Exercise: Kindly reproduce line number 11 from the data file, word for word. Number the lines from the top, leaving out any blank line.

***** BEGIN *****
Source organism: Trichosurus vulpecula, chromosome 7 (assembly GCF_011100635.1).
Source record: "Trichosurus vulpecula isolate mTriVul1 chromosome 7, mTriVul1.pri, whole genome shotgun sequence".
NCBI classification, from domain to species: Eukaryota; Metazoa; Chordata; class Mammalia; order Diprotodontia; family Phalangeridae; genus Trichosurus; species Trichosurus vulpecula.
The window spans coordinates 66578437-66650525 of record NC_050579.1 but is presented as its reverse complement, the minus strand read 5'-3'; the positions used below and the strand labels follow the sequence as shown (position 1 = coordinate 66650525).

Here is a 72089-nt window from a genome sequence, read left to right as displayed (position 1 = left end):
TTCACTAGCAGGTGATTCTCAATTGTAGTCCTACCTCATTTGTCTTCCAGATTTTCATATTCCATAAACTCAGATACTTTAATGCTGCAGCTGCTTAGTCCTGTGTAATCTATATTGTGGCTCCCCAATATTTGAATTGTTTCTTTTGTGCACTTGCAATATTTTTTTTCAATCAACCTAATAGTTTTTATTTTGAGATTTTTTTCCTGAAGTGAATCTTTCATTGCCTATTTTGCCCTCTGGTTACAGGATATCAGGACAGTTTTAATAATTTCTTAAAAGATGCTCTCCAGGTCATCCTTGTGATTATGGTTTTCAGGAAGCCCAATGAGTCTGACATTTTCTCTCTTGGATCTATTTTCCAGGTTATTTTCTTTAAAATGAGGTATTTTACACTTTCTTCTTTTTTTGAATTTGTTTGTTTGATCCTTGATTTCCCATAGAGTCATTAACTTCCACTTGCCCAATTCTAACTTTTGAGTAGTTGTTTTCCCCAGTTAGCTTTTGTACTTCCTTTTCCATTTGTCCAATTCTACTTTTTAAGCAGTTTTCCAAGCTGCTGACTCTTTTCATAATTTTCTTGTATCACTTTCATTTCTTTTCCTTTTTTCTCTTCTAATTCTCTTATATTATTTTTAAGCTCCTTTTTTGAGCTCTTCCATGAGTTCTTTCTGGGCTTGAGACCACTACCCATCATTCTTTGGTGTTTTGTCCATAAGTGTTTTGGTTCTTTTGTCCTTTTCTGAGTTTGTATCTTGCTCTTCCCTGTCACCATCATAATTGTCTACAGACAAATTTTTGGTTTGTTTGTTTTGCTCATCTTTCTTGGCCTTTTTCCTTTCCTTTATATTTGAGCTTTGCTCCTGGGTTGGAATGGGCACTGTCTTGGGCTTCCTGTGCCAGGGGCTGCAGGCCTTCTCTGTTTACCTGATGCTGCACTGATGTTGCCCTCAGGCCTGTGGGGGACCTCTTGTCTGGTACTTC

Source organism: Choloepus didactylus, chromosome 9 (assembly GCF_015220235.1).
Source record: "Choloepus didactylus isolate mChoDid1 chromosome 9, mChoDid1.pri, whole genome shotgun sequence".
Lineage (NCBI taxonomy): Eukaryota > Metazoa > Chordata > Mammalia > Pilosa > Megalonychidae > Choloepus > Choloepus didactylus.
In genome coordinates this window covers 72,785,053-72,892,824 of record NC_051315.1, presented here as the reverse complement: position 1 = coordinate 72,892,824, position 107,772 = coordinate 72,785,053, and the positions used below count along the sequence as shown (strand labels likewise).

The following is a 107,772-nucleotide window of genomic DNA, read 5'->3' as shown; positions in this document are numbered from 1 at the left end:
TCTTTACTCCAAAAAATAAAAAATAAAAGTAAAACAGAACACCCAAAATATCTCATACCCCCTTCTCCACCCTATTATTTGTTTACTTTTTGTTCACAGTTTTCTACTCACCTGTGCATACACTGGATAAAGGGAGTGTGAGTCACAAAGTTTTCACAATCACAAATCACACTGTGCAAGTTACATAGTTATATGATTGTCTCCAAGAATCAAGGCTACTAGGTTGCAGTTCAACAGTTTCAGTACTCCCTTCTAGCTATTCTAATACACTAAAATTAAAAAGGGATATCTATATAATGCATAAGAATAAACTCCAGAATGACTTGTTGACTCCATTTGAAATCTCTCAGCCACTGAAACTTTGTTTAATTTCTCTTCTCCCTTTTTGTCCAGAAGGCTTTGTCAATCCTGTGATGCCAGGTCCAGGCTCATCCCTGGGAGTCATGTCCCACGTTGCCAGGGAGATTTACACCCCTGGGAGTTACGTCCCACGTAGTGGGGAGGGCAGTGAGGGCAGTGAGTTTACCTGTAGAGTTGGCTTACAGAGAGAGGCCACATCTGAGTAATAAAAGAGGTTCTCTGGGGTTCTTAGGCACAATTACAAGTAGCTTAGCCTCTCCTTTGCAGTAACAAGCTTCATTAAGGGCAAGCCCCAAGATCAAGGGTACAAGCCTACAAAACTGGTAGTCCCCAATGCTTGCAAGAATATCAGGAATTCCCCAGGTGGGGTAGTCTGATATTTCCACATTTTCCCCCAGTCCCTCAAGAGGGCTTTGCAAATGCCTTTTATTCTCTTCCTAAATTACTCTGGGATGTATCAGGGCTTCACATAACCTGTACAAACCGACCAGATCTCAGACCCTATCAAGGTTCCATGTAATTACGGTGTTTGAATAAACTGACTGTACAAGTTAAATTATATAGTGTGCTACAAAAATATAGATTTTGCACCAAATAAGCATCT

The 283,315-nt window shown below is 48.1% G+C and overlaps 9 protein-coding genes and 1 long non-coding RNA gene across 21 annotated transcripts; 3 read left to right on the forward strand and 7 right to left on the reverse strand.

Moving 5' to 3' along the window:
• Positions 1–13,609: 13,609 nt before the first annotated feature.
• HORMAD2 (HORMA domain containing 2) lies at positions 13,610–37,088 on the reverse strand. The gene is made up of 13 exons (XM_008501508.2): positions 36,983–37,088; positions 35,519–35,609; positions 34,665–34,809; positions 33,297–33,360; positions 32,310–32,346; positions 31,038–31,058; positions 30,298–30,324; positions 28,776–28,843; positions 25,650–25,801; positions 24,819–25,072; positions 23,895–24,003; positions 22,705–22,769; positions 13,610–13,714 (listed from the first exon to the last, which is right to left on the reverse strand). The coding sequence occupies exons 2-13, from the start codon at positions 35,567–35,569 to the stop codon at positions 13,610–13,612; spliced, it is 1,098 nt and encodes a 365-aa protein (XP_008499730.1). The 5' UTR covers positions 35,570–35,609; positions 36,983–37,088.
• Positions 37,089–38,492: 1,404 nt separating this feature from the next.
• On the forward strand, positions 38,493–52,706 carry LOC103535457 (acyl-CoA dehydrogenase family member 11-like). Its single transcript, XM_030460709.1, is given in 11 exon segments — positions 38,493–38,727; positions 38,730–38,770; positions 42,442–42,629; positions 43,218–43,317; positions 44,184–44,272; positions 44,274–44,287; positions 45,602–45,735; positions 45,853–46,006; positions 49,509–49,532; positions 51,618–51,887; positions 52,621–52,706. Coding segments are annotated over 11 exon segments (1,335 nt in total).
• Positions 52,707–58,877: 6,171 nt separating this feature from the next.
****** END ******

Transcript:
The following is a 107,772-nucleotide window of genomic DNA, read 5'->3' as shown; positions in this document are numbered from 1 at the left end: